Looking back at the evolution of road bike technology, it’s no surprise that aerodynamic gains are the headline points on the latest gravel offerings from Euro brands Ridley and Bianchi. The Belgian brand Ridley has a proven track record for fast bikes with the current hour record holder, Victor Campenaerts, using their Arena frame. Bianchi’s legacy (not only as a jewel of Italian cycling, but, literally, as the world’s oldest bike brand) needs little introduction with their most recent success coming from Primoz Roglic riding the Oltre XR4 aero road bike to victory at the 2020 Vuelta a Espana.
How does all that Euro tradition rest in the very American soul of gravel technology? That’s what we wanted to know, and, luckily, we were able to get our hands on these latest dual-purpose entries (our Bianchi test bike being one of only three in the country at the time of testing).
Using their vast experience on the road, both these legacy Euro marques have launched top-tier carbon gravel bikes for 2021. The Ridley Kanzo Fast and Bianchi Arcadex are heralded as aero-inspired gravel bikes, but their aero qualities allow for much more versatility than the straight-line, time-trial-like road bikes that started the speed-centric gravel trend. Tech originally designed for aero gains like internally routed cables, dropped seat stays and 1x drivetrains have been repurposed for the unique advantages they offer for multi-surface riding.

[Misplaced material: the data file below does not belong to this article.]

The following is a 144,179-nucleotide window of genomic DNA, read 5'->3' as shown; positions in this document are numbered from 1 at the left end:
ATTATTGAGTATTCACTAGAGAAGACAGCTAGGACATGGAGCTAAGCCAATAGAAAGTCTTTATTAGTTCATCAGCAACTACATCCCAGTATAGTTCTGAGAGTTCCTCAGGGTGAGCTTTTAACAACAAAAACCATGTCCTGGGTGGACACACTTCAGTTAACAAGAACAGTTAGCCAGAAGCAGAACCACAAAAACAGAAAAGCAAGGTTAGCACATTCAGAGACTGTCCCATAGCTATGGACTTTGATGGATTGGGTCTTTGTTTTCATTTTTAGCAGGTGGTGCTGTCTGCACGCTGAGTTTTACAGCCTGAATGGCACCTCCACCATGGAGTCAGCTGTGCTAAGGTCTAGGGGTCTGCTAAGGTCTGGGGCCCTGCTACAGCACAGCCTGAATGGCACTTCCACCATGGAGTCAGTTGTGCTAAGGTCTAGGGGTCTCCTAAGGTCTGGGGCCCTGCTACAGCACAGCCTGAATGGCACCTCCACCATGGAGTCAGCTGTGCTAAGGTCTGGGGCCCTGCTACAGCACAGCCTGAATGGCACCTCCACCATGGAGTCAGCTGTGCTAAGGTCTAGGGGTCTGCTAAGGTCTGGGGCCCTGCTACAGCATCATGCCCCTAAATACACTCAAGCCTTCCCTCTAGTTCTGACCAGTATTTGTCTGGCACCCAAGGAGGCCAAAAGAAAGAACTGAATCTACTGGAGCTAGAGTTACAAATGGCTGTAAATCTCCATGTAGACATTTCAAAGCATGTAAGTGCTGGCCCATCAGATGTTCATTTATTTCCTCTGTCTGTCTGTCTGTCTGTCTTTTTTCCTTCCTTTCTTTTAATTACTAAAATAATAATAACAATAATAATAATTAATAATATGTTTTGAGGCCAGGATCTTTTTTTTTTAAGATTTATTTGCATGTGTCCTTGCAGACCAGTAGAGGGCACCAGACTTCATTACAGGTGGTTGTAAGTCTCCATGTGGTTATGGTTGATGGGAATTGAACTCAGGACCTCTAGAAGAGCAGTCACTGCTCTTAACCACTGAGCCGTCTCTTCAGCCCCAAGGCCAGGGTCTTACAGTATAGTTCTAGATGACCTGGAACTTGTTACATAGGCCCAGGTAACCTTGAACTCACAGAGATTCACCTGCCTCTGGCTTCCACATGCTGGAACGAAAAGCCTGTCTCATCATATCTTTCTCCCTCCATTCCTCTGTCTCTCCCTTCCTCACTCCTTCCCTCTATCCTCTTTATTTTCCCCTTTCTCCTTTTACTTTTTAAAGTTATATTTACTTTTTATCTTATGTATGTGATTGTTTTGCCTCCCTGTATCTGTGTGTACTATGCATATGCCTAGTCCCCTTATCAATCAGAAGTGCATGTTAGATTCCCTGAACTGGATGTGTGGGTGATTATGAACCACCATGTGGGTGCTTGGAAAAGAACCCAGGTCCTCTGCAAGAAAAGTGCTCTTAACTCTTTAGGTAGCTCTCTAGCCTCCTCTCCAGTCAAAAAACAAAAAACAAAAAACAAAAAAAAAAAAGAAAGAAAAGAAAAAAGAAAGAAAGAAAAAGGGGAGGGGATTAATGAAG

22-year old Tadej Pogacar was victorious in the final meters of Liege-Bastogne-Liege. Liege-Bastogne-Liege marks the end of the Spring classics season with attention now turning to the Giro d’Italia staring May 8 in Turin and June’s Tour de France, where Pogacar will be favorite to win again. Pogacar, Frenchman Alaphilippe and his compatriot David Gaudu, Canada’s Michael Woods and the 41-year-old Spaniard Alejandro Valverde managed to get away from the rest of the peloton atop the Roche-aux-Faucons climb.
Cervelo Aspero 5 was released with its aero refinements and 100 gram lighter frame. We have been riding the new bike for a few months, and it has been hard to hide. Just look at the amazing chameleon paint, no one missed it, so we spent most of the time exploring roads that are well off the beaten path. Check out our video below as well as our full review.